NDEs are an established scientific fact.  What scientists debate is whether this is merely neuro-biological, or whether this is proof of the paranormal and life after death.  Is this mere hallucination or is there more to it?  We come back to that question of evidence and testing under lab conditions, often impossible.  I will recommend a book by Swami Abhedananda (1866-1939).  He wrote extensively on Vedanta, but the one I am recommending is called “Life Beyond Death”.  Can one dismiss all the documented NDE cases as neuro-biological?  Many scientists also seem to think that everything is not neuro-biological and some confirmed “atheists” and scientists have also turned “believers”.  Much the same can be said of research in out of body experiences (OBEs), sometimes linked with NDEs.  These can also be induced, mentally, mechanically or chemically.  At best, scientists seem to think that non-NDE OBEs are hallucinations and psychologically explained.  They are less confident about NDEs.  Most Hindus will say - big deal.  There is the atman and the atman doesn’t die.  So what’s strange about OBEs and NDEs?

Let’s move to something that is stranger still.  How many heartbeats does a mammal have in the course of its life?  Presumably, no one has been able to compute it for non-mammals.  The answer depends on the kind of animal we are talking about and the average life expectancy we assume.  A small dog, with a life expectancy of 10 years, has lifetime heart-beats of 0.53 billion.  A human with a life expectancy of 70 years, has life-time heart-beats of 2.21 billion.  Across species (let me assure you, I am not going to get into too much of mathematics), if you plot life expectancy (in years on a log scale along the Y-axis) and heartbeats per life-time (on a log scale along the X-axis), you get almost a flat line.  Stated in more obscure language, the basal energy consumption per heart beat and heart mass is the same for all animals.  In less obscure language, there is a negative correlation between heart rate and life expectancy.  The faster the heart rate (say a mouse), the lower the life expectancy.  The slower the heart rate (say a human), the longer the life expectancy.  There is a correlation. No one seems to know the causation.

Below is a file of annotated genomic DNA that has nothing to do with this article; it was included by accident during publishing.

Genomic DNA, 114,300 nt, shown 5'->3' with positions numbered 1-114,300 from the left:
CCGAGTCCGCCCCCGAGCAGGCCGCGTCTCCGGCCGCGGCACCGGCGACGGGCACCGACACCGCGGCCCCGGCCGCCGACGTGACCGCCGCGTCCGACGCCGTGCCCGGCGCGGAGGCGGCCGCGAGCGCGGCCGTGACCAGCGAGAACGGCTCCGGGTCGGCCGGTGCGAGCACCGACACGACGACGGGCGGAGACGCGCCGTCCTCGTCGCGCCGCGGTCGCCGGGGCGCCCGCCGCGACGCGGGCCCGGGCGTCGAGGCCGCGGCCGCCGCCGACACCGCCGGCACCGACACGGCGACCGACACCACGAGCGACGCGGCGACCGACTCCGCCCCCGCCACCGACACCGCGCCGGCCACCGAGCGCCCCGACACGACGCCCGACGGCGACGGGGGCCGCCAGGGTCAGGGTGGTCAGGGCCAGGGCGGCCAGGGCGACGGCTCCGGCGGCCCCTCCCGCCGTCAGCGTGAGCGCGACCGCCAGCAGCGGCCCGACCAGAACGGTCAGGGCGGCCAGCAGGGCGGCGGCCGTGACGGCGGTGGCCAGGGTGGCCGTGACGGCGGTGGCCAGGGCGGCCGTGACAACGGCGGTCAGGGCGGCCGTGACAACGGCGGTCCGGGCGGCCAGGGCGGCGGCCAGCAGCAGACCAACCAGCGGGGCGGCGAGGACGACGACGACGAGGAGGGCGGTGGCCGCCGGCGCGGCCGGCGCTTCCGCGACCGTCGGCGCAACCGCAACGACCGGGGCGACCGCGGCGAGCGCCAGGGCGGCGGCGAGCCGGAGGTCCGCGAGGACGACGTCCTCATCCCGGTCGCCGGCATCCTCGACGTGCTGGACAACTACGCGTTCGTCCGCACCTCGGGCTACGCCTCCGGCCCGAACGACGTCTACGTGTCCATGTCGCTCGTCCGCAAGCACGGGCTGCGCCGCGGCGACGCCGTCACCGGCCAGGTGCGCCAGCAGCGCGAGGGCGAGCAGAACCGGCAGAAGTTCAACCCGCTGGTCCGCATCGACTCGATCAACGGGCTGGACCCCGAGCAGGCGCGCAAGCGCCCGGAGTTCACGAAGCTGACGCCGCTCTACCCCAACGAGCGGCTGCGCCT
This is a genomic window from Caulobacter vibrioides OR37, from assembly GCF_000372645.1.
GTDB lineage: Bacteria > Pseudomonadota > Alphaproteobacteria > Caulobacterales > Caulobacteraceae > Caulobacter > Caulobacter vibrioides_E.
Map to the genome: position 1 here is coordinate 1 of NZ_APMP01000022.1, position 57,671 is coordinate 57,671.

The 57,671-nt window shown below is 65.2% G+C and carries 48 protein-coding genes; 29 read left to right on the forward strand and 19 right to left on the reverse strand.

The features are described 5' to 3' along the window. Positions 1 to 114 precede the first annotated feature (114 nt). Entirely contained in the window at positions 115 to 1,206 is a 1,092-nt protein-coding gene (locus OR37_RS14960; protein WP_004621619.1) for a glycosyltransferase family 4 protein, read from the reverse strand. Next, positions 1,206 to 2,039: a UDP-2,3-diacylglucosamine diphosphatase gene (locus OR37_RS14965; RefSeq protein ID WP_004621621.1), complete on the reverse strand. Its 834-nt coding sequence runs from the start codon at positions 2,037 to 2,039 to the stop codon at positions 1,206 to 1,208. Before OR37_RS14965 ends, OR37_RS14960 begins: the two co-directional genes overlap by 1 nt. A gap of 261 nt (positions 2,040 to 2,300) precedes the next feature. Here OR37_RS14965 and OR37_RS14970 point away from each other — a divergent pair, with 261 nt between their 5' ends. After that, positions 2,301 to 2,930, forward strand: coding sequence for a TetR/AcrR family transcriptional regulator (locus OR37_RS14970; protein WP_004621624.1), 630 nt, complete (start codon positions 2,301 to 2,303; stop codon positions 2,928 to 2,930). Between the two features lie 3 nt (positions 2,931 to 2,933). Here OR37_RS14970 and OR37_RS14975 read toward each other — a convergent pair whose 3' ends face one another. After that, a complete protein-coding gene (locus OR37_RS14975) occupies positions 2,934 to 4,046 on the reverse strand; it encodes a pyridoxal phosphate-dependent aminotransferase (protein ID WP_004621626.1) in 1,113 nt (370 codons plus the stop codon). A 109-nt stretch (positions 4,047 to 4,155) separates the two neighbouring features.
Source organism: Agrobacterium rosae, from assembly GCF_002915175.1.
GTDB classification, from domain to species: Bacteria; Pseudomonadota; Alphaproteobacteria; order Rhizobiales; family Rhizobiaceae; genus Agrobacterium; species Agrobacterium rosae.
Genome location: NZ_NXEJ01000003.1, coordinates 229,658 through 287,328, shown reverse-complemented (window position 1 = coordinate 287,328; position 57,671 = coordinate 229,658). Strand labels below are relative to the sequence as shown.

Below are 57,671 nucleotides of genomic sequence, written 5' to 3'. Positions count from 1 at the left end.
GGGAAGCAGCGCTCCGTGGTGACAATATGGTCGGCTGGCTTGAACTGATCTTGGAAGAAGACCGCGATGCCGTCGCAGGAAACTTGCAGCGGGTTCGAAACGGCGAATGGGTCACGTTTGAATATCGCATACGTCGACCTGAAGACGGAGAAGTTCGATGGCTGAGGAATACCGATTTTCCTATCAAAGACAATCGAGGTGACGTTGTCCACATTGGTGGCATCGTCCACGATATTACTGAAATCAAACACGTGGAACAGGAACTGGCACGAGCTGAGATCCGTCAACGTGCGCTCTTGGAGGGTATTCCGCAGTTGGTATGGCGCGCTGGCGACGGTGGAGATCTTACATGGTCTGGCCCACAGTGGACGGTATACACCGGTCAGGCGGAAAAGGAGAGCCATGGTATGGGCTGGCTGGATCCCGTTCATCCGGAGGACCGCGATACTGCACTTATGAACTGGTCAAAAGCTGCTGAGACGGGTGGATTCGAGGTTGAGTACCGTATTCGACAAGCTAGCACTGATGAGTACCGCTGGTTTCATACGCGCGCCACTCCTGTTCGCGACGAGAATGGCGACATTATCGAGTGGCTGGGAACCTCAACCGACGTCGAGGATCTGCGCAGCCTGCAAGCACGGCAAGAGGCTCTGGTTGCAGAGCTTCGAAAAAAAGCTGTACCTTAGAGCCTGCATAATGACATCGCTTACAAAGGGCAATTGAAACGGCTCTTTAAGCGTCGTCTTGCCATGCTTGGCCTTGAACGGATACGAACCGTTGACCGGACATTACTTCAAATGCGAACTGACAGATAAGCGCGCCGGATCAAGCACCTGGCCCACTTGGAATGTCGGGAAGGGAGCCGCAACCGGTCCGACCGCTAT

We are still on science.  Let’s talk about what is called the resting heart rate, not the heart rate when you are exercising.  For most people, it is between 60 and 100 beats per minute.    Forget other beneficial aspects of yoga.  Controlled experiments have shown that you if you practice yoga, the resting heart rate declines.  For masters of yoga, resting heart rates have declined to 30 beats and below. Returning to that correlation, if I now read that Devraha Baba (who lived in Mathura and died in 1989) lived for 250 years, as a Hindu, it seems to me to be more a matter of logic and less about faith.  I have gone off on a tangent, but I will return to the core issues next month.

1 comment:

Annamalai said...

superb,came across by fluke,wish to learn more.
You are doing a good job,thank you.